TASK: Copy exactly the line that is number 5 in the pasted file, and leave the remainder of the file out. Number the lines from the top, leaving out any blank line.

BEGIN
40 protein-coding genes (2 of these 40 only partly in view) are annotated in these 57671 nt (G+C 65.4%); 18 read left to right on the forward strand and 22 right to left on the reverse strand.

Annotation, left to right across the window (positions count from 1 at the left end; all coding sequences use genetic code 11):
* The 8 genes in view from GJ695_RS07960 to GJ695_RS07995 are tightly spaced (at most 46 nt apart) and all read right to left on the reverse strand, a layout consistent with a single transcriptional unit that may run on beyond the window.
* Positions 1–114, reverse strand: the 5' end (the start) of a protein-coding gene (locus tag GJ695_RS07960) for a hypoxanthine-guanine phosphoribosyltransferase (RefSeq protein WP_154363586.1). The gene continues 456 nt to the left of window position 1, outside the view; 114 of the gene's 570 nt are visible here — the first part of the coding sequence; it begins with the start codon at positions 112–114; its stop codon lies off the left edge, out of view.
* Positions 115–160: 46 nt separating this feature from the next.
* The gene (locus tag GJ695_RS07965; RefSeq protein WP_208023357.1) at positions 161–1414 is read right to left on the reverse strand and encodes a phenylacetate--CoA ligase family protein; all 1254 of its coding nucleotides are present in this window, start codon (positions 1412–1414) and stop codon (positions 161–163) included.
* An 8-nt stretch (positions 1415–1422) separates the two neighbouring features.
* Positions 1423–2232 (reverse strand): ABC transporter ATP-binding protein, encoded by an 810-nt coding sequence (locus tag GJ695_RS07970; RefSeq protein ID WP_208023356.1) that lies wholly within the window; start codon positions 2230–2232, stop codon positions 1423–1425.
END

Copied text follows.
* Positions 115–160: 46 nt separating this feature from the next.